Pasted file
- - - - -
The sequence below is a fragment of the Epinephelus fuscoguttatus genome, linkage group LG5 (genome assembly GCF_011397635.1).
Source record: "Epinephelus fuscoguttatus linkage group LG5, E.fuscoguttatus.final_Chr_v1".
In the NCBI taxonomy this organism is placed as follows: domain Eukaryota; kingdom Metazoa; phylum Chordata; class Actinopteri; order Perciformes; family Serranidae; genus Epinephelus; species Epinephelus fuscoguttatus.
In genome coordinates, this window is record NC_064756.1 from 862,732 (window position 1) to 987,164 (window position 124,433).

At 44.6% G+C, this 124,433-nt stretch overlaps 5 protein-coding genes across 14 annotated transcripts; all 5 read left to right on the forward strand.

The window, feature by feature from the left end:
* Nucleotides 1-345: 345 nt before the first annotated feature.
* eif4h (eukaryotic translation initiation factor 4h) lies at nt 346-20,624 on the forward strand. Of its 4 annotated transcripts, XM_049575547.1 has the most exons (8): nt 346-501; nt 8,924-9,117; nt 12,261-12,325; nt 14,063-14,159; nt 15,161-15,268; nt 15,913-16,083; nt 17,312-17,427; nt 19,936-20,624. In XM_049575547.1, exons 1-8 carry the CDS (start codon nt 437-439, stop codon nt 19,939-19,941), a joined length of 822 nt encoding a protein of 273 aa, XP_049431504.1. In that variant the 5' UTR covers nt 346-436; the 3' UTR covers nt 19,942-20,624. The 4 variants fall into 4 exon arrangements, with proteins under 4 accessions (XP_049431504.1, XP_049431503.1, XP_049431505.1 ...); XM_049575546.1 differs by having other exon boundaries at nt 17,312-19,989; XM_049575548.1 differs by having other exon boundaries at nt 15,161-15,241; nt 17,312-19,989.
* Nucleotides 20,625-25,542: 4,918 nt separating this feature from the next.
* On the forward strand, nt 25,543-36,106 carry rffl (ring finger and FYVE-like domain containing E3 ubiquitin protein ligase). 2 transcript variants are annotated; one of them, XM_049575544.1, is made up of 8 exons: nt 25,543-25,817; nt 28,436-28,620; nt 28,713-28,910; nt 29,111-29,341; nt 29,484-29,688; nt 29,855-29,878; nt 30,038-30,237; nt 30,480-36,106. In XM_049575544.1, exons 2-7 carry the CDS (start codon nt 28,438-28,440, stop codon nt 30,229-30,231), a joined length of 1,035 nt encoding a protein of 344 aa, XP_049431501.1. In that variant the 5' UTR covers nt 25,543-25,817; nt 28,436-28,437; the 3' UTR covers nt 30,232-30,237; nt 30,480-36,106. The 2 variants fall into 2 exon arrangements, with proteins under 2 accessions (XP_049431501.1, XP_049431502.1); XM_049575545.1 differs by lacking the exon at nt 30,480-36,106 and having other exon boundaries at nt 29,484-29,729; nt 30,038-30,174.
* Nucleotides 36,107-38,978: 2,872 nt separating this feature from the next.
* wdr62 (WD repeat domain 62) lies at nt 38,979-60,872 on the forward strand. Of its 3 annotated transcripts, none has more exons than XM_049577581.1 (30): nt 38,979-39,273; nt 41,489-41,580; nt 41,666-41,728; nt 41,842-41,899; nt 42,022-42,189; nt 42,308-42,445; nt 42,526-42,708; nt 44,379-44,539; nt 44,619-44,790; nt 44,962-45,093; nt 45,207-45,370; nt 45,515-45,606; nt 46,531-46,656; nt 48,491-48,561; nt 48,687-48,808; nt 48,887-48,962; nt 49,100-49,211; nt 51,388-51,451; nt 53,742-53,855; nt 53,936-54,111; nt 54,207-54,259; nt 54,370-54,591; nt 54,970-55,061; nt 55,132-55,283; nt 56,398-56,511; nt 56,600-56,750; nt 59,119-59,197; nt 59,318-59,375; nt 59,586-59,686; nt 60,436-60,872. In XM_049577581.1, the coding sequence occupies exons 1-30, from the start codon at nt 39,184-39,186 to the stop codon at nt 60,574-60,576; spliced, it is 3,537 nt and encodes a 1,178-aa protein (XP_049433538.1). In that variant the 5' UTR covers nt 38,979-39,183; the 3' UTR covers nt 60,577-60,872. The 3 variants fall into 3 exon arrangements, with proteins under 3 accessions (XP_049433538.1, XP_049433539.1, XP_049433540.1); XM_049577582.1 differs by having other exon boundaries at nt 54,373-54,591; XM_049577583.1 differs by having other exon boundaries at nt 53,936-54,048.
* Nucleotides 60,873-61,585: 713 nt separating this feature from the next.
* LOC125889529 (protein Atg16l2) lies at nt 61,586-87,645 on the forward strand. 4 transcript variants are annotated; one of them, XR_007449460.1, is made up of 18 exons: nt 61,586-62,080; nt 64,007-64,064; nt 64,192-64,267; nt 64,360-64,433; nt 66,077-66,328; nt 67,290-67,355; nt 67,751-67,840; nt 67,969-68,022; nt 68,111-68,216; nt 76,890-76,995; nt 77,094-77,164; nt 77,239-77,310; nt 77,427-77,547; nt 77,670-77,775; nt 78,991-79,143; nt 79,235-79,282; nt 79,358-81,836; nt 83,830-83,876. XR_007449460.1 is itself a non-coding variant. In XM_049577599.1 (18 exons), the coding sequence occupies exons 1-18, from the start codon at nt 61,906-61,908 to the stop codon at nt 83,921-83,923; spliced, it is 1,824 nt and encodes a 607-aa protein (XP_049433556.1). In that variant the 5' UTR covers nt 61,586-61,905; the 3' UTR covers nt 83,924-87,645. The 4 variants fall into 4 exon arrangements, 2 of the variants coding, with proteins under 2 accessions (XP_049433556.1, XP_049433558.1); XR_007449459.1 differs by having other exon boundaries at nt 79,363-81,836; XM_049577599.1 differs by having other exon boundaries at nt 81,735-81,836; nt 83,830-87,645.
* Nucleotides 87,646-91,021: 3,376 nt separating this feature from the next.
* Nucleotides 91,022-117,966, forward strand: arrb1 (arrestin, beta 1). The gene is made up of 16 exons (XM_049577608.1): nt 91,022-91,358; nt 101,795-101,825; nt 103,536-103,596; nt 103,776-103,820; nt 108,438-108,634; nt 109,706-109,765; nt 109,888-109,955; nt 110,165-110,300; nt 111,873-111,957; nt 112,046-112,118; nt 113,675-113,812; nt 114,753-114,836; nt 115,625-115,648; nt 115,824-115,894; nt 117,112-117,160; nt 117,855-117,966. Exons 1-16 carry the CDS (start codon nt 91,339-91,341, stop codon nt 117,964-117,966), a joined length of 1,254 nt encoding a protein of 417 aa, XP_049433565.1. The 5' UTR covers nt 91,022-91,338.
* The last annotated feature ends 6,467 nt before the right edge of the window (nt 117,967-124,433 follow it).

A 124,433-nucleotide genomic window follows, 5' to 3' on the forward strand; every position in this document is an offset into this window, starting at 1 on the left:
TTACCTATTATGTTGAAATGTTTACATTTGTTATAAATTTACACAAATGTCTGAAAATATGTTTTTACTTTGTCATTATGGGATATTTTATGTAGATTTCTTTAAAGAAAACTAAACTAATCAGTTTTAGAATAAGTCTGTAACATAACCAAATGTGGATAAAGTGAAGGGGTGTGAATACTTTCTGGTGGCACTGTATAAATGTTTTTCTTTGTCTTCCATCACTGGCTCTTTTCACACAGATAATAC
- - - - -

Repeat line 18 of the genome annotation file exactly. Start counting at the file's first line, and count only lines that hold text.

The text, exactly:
A 124,433-nucleotide genomic window follows, 5' to 3' on the forward strand; every position in this document is an offset into this window, starting at 1 on the left: